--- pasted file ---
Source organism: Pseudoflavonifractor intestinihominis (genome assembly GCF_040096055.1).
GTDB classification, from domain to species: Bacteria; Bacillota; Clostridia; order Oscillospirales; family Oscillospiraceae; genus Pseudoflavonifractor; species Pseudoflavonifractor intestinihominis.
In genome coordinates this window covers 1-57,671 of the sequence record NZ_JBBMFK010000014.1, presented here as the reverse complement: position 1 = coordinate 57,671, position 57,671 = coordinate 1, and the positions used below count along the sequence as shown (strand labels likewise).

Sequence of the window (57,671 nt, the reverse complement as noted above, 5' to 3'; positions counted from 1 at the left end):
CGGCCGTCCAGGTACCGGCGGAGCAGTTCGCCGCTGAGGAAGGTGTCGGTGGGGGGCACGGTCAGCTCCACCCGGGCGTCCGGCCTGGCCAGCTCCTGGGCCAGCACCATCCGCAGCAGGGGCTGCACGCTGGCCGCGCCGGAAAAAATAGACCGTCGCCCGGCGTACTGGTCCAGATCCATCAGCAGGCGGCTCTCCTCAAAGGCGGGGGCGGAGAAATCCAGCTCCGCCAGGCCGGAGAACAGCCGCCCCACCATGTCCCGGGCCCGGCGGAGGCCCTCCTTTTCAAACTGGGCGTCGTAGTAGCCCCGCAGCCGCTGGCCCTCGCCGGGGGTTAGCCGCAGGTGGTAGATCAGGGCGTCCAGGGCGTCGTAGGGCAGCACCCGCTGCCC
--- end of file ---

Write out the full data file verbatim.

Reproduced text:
Source organism: Pseudoflavonifractor intestinihominis (genome assembly GCF_040096055.1).
GTDB classification, from domain to species: Bacteria; Bacillota; Clostridia; order Oscillospirales; family Oscillospiraceae; genus Pseudoflavonifractor; species Pseudoflavonifractor intestinihominis.
In genome coordinates this window covers 1-57,671 of the sequence record NZ_JBBMFK010000014.1, presented here as the reverse complement: position 1 = coordinate 57,671, position 57,671 = coordinate 1, and the positions used below count along the sequence as shown (strand labels likewise).

Sequence of the window (57,671 nt, the reverse complement as noted above, 5' to 3'; positions counted from 1 at the left end):
CGGCCGTCCAGGTACCGGCGGAGCAGTTCGCCGCTGAGGAAGGTGTCGGTGGGGGGCACGGTCAGCTCCACCCGGGCGTCCGGCCTGGCCAGCTCCTGGGCCAGCACCATCCGCAGCAGGGGCTGCACGCTGGCCGCGCCGGAAAAAATAGACCGTCGCCCGGCGTACTGGTCCAGATCCATCAGCAGGCGGCTCTCCTCAAAGGCGGGGGCGGAGAAATCCAGCTCCGCCAGGCCGGAGAACAGCCGCCCCACCATGTCCCGGGCCCGGCGGAGGCCCTCCTTTTCAAACTGGGCGTCGTAGTAGCCCCGCAGCCGCTGGCCCTCGCCGGGGGTTAGCCGCAGGTGGTAGATCAGGGCGTCCAGGGCGTCGTAGGGCAGCACCCGCTGCCC